Today, right after Austin came home from school, he said, “Austin take bath.” He’s so cute when he says this, because he whispers it in a tone that is so excited, as if he’s keeping a secret from the rest of the world. Of course, I gave him a bath, he handed me my popsicle. His job before getting in the bath is to grab our popsicles and mine is to get the water warmed up. He gave me mine and said, “Daddy have orange.” Immediately, my mind raced back to that day so long ago, to a time Austin knows nothing about. I must say that those orange treats will always hold a special place in my heart. BTW, it was pretty darn good, sharing that one with Austin today, too!
For me, the significance of a popsicle goes back to Christmas Eve, 1993. I had been out of the coma for about two weeks, but was still connected to the ventilator and was also still not able to eat anything aside from ice chips. I had a feeding tube down one nostril and another tube going down the other to take out anything produced when processing the liquid nutrition. I was getting tired of ice chips and talked to my doctor about eating something. He said he could let me have a popsicle, but the other tube would suck it right out of my stomach. I told him I didn’t care, that I just wanted to taste something.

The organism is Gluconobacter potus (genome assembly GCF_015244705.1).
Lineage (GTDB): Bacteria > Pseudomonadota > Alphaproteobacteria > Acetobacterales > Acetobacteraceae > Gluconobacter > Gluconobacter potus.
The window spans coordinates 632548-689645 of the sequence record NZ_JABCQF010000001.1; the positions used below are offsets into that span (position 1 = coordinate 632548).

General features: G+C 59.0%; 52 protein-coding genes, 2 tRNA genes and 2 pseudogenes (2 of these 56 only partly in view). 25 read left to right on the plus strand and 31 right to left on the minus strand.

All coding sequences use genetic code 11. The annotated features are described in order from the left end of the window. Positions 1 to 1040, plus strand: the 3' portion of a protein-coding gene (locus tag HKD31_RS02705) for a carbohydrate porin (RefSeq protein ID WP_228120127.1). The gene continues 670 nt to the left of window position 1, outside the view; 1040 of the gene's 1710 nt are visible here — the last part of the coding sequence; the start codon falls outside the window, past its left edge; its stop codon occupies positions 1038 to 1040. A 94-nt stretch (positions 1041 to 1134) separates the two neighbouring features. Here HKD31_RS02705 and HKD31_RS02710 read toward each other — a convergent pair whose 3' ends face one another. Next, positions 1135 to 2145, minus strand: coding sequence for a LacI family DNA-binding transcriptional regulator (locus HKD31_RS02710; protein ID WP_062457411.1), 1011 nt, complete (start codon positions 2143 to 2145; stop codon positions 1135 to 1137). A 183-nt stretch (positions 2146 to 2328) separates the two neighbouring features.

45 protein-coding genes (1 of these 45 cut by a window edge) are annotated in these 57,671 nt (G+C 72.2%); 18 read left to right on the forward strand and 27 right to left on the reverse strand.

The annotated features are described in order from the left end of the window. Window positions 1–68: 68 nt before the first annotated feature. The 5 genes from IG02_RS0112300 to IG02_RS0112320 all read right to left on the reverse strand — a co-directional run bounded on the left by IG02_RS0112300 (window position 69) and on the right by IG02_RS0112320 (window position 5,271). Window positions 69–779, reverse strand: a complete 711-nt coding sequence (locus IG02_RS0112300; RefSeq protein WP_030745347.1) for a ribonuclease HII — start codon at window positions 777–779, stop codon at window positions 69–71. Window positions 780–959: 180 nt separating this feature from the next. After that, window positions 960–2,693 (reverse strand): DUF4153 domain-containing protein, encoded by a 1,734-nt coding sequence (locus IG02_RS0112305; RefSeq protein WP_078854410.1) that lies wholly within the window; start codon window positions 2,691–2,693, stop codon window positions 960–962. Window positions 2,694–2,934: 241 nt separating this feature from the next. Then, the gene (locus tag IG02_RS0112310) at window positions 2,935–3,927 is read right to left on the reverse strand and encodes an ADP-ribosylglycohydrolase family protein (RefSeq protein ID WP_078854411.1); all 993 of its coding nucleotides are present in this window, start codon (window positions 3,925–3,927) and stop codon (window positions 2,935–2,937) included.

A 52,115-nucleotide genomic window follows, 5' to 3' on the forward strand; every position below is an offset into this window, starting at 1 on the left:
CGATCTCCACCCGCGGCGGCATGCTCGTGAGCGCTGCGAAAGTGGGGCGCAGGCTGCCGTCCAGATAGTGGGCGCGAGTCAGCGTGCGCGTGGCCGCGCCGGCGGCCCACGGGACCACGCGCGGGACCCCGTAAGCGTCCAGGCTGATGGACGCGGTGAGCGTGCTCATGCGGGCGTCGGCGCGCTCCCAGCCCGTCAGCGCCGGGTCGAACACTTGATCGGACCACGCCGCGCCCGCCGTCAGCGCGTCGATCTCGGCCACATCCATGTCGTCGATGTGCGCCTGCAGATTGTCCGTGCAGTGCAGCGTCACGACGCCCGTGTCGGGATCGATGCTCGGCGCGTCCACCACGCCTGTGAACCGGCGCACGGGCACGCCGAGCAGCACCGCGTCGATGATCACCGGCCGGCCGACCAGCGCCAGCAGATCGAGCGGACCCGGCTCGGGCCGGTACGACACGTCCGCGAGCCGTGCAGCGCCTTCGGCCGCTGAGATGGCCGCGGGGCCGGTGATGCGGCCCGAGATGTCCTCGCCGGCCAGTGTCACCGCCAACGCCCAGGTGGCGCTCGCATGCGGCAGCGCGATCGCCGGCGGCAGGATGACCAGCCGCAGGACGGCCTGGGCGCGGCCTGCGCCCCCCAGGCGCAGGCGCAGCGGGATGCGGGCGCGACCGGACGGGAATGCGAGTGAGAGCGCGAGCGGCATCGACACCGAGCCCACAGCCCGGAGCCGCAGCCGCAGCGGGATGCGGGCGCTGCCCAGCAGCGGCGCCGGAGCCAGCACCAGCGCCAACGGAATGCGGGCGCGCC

For Christmas that year, one of the best gifts I received was an orange popsicle. I still recall how good that frozen pop tasted. I had been chomping ice chips for way too long and I didn’t care if it didn’t stay on my stomach. I declared that afternoon that popsicles were one of the best foods ever made. In context, they sure were.

The other best Christmas gift I received that year was a phone call to my sister. This was no small feat and I’m not sure if it had ever been done before at University Medical Center. My brother had finagled to get a phone line dropped through the ceiling and into my ICU cubicle. A phone was brought in and tested to make sure it would work. Then, the connection was made and I got to talk to Diana. The rest of my family was there with me, but she had to leave while I was still comatose and return to work at her Air Force post. So, the loop was made and Christmas was saved.

All these memories brought about by a single orange popsicle this afternoon and Austin still doesn’t know what he triggered. That is the beauty of innocence.